A recent article from ProPublica, titled “How to Investigate Workers’ Comp in Your State,” discusses the changing laws regarding workers’ compensation benefits. Workers’ Comp laws are designed to protect employees’ rights to compensation when injured on the job. The system was created in the early 1900s as a “grand bargain” between businesses and the labor movement due to the increase of serious workplace injuries with the industrialization of America. Instead of suing an employer, an employee is entitled to medical care for their injuries, enough wages to get by on while recovering, and in certain circumstances, compensation for permanent disabilities.
Workers’ Comps systems are controlled by individual state governments, so ProPublica decided to investigate each state, and discovered that many states have been “dismantling” their workers’ comp systems, “denying injured workers help when they need it most and shifting the cost of work-related disabilities onto public programs like Social Security and Disability Insurance.”
What’s happening in Colorado?
The article discusses that new laws have been implemented in 33 states that basically did these three things:
- Reduced benefits,
- Gave employers and insurers more control over medical care, or
- Made it more difficult for workers with certain injuries and diseases to qualify.
In addition, ProPublica put together a chart showcasing the reforms in workers’ comp laws throughout the country. In the case of Colorado we have had significant changes to our laws in 2003, 2010, and 2014. We also happen to be one of 7 states to have any significant changes raising workers’ comp benefits, which is good for the employees.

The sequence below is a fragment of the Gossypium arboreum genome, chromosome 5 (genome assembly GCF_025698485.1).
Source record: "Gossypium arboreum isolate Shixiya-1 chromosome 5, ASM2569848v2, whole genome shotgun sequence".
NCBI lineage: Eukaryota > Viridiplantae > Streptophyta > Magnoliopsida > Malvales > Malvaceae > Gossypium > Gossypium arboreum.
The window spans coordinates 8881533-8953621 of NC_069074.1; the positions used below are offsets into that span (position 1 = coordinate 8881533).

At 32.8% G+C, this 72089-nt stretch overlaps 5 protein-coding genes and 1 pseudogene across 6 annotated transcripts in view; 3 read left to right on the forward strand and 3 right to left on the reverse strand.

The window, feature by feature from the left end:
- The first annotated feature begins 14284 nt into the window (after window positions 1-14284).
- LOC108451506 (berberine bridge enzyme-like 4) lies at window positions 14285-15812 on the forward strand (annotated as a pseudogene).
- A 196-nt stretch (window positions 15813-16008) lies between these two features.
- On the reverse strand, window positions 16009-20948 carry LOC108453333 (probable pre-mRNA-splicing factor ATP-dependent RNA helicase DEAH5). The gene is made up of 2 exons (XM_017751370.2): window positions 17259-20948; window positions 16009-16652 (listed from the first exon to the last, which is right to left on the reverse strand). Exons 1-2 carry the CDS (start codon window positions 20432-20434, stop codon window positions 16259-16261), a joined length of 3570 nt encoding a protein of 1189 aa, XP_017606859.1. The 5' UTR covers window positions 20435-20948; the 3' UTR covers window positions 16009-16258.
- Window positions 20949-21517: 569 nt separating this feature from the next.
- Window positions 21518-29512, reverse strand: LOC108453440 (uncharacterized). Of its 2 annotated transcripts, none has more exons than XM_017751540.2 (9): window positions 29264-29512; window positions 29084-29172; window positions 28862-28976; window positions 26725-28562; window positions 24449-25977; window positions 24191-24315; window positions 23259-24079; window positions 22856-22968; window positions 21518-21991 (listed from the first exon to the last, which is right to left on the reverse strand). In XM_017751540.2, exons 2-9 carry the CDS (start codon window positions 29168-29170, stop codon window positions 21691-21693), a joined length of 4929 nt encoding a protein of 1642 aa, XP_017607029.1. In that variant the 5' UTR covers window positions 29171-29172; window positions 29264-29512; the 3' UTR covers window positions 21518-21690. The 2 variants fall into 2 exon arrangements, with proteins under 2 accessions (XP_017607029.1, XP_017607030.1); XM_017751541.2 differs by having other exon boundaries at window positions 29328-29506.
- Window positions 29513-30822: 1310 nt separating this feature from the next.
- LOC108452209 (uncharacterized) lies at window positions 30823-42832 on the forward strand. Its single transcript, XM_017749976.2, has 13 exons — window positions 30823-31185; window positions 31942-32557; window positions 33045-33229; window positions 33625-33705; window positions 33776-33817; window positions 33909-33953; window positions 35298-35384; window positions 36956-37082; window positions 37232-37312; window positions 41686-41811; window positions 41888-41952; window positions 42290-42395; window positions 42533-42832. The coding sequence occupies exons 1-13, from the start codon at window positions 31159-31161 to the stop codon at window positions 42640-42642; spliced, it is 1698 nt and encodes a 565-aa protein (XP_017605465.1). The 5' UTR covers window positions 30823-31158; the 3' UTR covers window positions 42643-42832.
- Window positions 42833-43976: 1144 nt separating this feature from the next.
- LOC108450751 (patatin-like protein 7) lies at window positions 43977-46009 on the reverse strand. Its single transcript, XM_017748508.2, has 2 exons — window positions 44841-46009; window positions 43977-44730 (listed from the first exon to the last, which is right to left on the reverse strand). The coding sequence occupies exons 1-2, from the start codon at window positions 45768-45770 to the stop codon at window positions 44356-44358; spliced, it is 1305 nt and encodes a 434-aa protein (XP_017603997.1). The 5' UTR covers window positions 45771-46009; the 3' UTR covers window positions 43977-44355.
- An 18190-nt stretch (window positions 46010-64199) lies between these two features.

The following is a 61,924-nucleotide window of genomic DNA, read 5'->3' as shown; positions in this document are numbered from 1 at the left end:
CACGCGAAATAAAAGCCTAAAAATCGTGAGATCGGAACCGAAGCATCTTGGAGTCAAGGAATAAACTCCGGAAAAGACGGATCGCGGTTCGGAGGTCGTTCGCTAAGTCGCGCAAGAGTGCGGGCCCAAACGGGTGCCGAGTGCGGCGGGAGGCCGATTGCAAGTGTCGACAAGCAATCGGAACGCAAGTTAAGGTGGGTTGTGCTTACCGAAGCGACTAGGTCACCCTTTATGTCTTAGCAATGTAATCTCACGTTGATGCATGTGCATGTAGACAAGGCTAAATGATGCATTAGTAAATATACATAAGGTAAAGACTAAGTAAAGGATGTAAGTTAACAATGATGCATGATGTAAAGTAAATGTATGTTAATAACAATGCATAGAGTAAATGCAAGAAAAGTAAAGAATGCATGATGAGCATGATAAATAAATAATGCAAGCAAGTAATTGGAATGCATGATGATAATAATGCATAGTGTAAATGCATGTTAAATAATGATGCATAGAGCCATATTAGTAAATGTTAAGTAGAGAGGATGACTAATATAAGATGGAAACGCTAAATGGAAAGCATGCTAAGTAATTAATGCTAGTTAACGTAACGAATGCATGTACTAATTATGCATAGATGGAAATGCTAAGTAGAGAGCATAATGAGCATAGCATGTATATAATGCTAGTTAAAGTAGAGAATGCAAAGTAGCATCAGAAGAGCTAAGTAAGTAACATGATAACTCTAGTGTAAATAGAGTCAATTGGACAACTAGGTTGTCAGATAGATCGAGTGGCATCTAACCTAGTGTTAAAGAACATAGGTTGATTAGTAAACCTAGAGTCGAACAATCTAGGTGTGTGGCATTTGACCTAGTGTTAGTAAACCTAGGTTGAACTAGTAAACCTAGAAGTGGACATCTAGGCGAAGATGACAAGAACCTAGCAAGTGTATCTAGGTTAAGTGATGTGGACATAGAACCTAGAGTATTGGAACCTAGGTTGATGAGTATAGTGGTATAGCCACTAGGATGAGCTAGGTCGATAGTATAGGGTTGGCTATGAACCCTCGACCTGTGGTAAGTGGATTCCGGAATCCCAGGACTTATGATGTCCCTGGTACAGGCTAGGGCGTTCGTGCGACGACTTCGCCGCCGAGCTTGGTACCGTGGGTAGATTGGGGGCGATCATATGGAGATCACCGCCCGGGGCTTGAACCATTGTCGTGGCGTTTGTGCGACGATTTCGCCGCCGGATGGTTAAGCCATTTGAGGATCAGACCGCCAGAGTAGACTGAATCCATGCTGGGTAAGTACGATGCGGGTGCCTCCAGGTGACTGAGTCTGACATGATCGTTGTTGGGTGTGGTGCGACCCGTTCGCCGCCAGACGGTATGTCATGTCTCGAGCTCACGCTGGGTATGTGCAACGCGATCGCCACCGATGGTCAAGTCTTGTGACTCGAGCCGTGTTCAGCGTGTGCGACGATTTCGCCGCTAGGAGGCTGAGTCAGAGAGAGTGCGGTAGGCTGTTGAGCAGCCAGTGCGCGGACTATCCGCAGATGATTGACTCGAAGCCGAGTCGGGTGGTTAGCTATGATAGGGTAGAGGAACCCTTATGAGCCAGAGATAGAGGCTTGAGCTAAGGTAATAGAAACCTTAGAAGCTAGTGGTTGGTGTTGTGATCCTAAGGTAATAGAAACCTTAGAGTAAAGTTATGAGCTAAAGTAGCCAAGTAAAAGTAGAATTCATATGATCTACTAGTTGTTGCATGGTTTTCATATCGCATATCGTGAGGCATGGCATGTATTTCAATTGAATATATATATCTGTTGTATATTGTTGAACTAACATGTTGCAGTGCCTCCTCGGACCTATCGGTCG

Specific areas the article notes regarding changes in laws involve medical care and compensation. In 2003, Colorado increased the use of independent medical examiners (non-work comp doctors) to resolve treatment disputes for injured workers. Then in 2010, Colorado eliminated a provision in its statutes that reduced workers’ comp benefits where an injured worker receives compensation for a permanent partial disability but was also receiving Social Security benefits. Note that Colorado does reduce workers’ compensation based on the receipt of Social Security benefits in other situations. Last year, Colorado increased the number of doctors an employer or insurer must provide to the injured worker to choose to use, from 2 to at least 4. See C.R.S. 8-43-404(5)(a)(I)(A).
What about other States?
Some states have greatly cut down on workers’ comp benefits. These states include Arkansas, California, Florida, and Oklahoma. Nevada on the other hand, has greatly increased benefits over the last 10 years according to ProPublica’s chart.
It is really interesting looking at how workers’ comp benefits are changing in other states. It’s also extremely troubling to realize how much these benefits are being cut in some areas of the country. This system was put into place to protect injured workers, and it appears that states are trying to reduce or even end those protections. It is my sincere hope that Colorado continues to ensure greater benefits to its injured workers.
If you enjoyed this blog, you may like these other Workers’ Comp blogs:
- Workers’ Comp Benefits, are they Really Enough?
- Does Workers’ Comp Cover Extreme Stress in the Workplace?
- Be a Workers’ Compensation Hero
- Mining Investigation Uncovers Troubling Violations
- Why Your Employer has 30 Days to Say an Injury on the Job Qualifies for Workers’ Comp